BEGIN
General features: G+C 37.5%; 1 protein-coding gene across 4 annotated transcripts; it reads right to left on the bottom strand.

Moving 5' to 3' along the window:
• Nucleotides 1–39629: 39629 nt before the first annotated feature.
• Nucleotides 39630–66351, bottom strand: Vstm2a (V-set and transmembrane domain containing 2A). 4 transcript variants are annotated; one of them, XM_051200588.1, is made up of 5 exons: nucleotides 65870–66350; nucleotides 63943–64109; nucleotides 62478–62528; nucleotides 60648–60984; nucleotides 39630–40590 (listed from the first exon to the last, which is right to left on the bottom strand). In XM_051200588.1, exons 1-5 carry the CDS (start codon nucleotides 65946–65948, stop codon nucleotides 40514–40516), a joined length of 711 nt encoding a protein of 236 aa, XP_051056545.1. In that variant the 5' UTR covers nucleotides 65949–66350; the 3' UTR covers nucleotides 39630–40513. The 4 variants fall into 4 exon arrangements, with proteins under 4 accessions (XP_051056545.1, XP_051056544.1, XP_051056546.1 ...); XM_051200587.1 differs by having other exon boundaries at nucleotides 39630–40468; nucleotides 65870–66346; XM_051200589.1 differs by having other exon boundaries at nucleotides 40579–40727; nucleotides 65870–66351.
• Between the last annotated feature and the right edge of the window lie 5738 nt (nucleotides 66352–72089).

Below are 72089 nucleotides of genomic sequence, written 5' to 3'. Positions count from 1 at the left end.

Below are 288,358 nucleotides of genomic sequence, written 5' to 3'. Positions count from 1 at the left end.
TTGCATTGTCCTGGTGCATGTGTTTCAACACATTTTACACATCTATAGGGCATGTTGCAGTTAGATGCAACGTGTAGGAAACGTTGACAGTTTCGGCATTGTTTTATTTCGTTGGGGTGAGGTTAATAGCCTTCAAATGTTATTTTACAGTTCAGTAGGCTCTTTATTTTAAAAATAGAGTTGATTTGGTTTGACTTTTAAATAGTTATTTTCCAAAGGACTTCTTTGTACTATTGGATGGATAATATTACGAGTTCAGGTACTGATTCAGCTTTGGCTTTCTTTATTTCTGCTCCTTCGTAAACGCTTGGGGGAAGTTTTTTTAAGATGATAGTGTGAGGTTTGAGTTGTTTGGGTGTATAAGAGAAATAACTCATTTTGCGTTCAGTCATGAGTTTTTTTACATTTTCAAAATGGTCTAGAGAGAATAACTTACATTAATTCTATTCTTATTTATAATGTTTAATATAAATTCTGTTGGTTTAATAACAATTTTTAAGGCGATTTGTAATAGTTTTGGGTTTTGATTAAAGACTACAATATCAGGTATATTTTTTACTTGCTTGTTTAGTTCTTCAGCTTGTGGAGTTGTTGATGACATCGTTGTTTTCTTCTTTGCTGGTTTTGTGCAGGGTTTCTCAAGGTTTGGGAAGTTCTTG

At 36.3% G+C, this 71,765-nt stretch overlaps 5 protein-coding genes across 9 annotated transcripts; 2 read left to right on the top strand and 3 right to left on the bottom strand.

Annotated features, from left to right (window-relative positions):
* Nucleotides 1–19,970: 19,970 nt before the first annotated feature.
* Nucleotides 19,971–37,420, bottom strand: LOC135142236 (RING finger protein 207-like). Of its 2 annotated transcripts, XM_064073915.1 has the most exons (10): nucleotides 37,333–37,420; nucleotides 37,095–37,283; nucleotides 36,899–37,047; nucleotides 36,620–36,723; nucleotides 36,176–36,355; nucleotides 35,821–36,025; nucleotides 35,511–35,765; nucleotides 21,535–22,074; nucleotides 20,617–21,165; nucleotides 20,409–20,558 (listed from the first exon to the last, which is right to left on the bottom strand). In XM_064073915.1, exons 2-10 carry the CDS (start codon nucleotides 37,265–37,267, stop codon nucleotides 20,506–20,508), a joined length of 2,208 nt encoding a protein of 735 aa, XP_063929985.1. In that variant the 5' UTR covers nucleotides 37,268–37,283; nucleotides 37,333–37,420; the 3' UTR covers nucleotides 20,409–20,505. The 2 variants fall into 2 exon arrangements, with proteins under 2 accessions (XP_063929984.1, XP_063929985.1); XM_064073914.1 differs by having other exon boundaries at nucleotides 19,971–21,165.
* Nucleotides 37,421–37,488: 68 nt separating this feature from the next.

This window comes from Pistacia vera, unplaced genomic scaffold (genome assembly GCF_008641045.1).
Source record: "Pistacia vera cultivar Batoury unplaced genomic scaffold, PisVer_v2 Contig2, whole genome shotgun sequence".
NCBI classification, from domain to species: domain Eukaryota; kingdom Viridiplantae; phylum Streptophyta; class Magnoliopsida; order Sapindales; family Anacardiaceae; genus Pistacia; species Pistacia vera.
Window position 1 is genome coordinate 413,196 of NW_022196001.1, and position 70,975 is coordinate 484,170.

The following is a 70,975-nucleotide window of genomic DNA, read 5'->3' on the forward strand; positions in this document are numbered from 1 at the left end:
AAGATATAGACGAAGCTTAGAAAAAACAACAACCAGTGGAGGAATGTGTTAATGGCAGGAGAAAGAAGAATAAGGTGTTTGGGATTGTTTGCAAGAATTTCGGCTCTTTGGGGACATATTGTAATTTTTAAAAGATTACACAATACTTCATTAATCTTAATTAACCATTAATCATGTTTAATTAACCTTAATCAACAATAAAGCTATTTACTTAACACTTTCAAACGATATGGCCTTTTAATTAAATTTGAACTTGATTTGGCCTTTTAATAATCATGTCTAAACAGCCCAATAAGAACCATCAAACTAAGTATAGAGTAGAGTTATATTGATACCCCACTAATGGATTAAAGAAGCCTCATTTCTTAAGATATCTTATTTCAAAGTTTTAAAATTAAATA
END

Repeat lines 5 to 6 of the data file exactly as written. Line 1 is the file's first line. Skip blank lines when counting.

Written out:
• Between the last annotated feature and the right edge of the window lie 5738 nt (nucleotides 66352–72089).

Below are 72089 nucleotides of genomic sequence, written 5' to 3'. Positions count from 1 at the left end.